Another group of muscle diseases, called progressive external opthalmoplegia, occur more often in young adults and may cause bilateral ptosis (affecting both sides). There may be associated problems with eye movement and other symptoms include conditions with the muscles of the heart and throat.
Myasthenia gravis is a rare disease where there is weakness and fatigue of the voluntary muscles as a result of a communication problems between the muscles and nerves. The symptoms may increase by repeated use of the muscle and improve on rest. There is no cure for myasthenia gravis and medication may only help to relieve the symptoms. The eye muscles are affected in most cases, causing ptosis, diplopia (double vision) and blurred vision. Other muscles may be affected too, such as muscles of the face, throat, arms and legs, which may cause abnormal facial expressions and difficulty in speaking, swallowing or walking.
Brain injury or cranial nerve injuries due to any cause can cause ptosis by affecting the nerve supply to the muscles of the eyes and eyelids. Stroke, brain tumor, aneurysm, or long-term diabetes may also be involved.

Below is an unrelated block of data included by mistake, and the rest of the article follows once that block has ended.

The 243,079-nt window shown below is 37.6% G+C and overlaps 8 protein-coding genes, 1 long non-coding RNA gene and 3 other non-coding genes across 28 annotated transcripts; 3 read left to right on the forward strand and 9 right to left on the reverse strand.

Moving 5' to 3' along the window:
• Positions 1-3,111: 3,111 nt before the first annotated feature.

Horner’s syndrome is a rare disorder that occurs due to damage of the sympathetic nerves (which control circulation and perspiration) supplying the face and eyes. The typical symptoms usually occur on one side and are ptosis (drooping of the upper eyelid), constricted pupil (decreased pupil size), and anhydrosis (absent or decreased sweating of the face) on the affected side.
Horner’s syndrome may occur as a result of stroke, tumor, or injury to the spinal cord, but in some cases no cause may be found. There is no definite treatment for Horner’s syndrome except treatment and management of the underlying cause.